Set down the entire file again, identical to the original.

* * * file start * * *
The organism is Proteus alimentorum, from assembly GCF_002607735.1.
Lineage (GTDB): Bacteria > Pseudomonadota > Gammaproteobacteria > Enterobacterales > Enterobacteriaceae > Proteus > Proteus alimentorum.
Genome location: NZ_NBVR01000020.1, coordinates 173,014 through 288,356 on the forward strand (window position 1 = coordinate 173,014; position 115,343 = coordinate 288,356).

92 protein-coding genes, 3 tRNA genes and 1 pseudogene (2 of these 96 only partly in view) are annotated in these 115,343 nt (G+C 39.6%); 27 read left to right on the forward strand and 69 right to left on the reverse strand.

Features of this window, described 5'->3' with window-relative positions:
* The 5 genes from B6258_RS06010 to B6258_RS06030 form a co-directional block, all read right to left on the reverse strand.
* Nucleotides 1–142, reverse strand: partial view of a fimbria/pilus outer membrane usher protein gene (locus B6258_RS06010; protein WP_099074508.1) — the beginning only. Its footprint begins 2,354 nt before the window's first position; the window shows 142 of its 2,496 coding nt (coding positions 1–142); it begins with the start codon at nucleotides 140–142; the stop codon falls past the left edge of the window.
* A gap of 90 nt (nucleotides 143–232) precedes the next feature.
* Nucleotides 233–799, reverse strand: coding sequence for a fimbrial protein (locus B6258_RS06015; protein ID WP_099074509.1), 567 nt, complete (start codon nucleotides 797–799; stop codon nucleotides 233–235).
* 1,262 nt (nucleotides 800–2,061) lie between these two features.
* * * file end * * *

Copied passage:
The organism is Proteus alimentorum, from assembly GCF_002607735.1.
Lineage (GTDB): Bacteria > Pseudomonadota > Gammaproteobacteria > Enterobacterales > Enterobacteriaceae > Proteus > Proteus alimentorum.
Genome location: NZ_NBVR01000020.1, coordinates 173,014 through 288,356 on the forward strand (window position 1 = coordinate 173,014; position 115,343 = coordinate 288,356).

92 protein-coding genes, 3 tRNA genes and 1 pseudogene (2 of these 96 only partly in view) are annotated in these 115,343 nt (G+C 39.6%); 27 read left to right on the forward strand and 69 right to left on the reverse strand.

Features of this window, described 5'->3' with window-relative positions:
* The 5 genes from B6258_RS06010 to B6258_RS06030 form a co-directional block, all read right to left on the reverse strand.
* Nucleotides 1–142, reverse strand: partial view of a fimbria/pilus outer membrane usher protein gene (locus B6258_RS06010; protein WP_099074508.1) — the beginning only. Its footprint begins 2,354 nt before the window's first position; the window shows 142 of its 2,496 coding nt (coding positions 1–142); it begins with the start codon at nucleotides 140–142; the stop codon falls past the left edge of the window.
* A gap of 90 nt (nucleotides 143–232) precedes the next feature.
* Nucleotides 233–799, reverse strand: coding sequence for a fimbrial protein (locus B6258_RS06015; protein ID WP_099074509.1), 567 nt, complete (start codon nucleotides 797–799; stop codon nucleotides 233–235).
* 1,262 nt (nucleotides 800–2,061) lie between these two features.